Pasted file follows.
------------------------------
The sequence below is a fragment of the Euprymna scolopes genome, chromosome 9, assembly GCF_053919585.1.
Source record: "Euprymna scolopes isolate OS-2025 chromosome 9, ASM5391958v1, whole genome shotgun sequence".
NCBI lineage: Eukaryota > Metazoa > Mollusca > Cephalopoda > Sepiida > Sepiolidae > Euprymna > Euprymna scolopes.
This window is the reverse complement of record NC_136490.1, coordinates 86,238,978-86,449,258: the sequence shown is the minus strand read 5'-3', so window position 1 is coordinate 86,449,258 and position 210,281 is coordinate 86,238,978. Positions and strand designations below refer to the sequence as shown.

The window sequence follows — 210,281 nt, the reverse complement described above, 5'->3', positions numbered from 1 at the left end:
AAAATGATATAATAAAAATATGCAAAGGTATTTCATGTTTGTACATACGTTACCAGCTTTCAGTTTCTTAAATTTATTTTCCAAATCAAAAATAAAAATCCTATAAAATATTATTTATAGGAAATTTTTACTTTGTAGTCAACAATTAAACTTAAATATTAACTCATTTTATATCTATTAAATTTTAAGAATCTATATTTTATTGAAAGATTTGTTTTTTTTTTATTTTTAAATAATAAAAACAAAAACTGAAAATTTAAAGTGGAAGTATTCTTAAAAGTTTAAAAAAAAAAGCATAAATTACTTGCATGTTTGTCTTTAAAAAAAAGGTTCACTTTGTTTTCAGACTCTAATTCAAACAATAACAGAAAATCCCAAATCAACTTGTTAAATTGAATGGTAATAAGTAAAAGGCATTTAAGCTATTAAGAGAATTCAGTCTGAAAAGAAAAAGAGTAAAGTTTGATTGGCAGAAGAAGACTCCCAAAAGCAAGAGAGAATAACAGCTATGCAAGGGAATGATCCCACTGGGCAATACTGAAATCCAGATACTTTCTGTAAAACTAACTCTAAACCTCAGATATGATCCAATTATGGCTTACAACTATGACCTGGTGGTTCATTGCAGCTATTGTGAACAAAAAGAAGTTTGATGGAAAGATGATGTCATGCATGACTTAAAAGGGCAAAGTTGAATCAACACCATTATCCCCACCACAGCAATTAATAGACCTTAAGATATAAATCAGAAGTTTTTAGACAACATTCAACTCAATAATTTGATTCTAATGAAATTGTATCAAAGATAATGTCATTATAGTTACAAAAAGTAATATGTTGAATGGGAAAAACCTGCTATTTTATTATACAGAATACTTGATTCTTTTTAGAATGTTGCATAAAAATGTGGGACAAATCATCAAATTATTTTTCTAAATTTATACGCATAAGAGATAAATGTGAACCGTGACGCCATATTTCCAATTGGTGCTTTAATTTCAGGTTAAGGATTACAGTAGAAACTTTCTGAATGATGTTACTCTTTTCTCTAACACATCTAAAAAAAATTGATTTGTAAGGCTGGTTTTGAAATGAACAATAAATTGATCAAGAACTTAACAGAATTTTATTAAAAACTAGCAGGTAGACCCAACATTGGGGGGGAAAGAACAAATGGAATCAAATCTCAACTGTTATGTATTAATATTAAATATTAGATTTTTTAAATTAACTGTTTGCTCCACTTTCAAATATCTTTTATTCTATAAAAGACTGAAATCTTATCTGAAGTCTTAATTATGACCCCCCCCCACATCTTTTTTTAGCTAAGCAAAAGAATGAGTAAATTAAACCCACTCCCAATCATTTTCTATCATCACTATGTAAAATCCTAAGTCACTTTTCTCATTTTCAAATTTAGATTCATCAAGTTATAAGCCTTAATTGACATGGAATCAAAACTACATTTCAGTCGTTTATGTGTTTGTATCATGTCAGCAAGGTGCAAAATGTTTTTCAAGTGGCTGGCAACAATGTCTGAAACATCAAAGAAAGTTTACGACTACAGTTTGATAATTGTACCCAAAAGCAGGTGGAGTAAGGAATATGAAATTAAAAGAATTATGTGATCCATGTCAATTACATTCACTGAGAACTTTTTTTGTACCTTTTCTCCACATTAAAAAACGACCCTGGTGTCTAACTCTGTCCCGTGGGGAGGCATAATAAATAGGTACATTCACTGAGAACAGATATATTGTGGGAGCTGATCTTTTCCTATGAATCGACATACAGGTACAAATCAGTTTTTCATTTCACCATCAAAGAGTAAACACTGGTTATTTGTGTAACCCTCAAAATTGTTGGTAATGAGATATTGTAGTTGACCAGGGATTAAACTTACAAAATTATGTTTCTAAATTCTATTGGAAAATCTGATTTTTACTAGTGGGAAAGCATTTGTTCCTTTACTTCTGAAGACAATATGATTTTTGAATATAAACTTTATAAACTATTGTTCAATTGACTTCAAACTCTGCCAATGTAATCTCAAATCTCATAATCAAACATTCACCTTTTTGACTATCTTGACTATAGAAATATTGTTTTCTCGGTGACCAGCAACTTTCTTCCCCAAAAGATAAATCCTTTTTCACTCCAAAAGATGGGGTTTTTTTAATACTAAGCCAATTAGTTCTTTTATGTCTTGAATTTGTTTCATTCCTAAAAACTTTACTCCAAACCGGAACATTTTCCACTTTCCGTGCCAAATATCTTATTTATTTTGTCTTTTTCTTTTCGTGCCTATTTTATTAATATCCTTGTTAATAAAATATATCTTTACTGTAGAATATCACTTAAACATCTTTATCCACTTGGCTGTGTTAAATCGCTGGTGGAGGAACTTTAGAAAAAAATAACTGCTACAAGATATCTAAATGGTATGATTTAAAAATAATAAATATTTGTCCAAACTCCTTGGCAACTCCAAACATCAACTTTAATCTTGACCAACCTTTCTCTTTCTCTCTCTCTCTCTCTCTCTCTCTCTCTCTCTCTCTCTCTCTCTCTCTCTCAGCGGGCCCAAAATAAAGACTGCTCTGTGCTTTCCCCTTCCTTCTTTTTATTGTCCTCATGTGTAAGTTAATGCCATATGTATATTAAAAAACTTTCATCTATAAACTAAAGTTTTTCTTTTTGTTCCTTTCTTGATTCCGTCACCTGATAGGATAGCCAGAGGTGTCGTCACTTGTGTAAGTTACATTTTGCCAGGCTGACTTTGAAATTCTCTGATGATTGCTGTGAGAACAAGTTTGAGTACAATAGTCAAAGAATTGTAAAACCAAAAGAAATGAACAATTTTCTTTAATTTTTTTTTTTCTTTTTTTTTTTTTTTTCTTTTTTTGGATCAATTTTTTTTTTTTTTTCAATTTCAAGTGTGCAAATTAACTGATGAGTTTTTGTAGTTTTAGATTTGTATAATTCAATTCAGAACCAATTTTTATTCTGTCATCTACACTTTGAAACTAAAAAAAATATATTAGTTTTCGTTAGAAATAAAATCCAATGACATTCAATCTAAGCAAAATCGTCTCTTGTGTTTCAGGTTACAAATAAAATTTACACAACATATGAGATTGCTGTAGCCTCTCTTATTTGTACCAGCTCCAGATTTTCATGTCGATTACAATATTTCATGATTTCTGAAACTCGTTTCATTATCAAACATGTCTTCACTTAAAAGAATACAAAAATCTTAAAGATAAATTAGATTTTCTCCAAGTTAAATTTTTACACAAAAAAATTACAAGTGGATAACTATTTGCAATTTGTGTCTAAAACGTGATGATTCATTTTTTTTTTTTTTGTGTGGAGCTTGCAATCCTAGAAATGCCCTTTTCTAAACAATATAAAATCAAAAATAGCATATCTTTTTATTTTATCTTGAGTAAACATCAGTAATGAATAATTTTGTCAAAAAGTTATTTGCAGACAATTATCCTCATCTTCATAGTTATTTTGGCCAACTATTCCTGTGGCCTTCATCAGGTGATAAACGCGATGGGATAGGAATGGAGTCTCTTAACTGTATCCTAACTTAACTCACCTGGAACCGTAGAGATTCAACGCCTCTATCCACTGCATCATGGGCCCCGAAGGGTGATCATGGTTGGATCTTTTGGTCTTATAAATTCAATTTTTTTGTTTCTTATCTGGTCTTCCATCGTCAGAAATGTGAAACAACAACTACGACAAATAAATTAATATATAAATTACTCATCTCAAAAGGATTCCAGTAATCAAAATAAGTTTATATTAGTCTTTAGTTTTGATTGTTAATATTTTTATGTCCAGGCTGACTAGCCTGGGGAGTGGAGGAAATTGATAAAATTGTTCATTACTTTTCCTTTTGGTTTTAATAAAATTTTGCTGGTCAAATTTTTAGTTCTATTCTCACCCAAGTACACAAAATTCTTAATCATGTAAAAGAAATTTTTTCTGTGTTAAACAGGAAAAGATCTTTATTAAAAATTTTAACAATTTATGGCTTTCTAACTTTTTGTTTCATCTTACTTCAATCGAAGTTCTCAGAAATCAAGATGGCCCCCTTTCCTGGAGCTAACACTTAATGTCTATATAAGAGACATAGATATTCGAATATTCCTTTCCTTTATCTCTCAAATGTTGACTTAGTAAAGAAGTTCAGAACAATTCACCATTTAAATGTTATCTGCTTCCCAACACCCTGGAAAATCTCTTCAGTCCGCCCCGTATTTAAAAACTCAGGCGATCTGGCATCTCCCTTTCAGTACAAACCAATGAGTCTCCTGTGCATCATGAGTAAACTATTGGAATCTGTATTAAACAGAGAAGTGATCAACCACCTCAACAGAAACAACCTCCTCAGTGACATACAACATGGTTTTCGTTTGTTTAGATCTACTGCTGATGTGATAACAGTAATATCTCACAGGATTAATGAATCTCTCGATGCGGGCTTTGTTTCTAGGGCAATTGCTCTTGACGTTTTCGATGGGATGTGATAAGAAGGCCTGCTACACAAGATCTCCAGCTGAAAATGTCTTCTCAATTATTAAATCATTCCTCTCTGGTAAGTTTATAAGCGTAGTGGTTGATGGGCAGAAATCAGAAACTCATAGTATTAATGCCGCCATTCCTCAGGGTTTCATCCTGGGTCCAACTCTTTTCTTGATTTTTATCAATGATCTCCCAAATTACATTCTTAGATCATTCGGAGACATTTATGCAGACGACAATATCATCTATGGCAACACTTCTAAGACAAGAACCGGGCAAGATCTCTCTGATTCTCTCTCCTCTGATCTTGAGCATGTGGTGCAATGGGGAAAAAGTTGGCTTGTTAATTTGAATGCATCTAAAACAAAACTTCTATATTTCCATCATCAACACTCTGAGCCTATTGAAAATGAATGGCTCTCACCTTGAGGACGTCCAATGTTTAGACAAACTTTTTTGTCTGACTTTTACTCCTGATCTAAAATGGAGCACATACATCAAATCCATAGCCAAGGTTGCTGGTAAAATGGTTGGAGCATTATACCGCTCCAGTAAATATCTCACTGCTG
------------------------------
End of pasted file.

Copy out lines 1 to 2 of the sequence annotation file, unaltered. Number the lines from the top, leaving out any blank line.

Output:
The sequence below is a fragment of the Euprymna scolopes genome, chromosome 9, assembly GCF_053919585.1.
Source record: "Euprymna scolopes isolate OS-2025 chromosome 9, ASM5391958v1, whole genome shotgun sequence".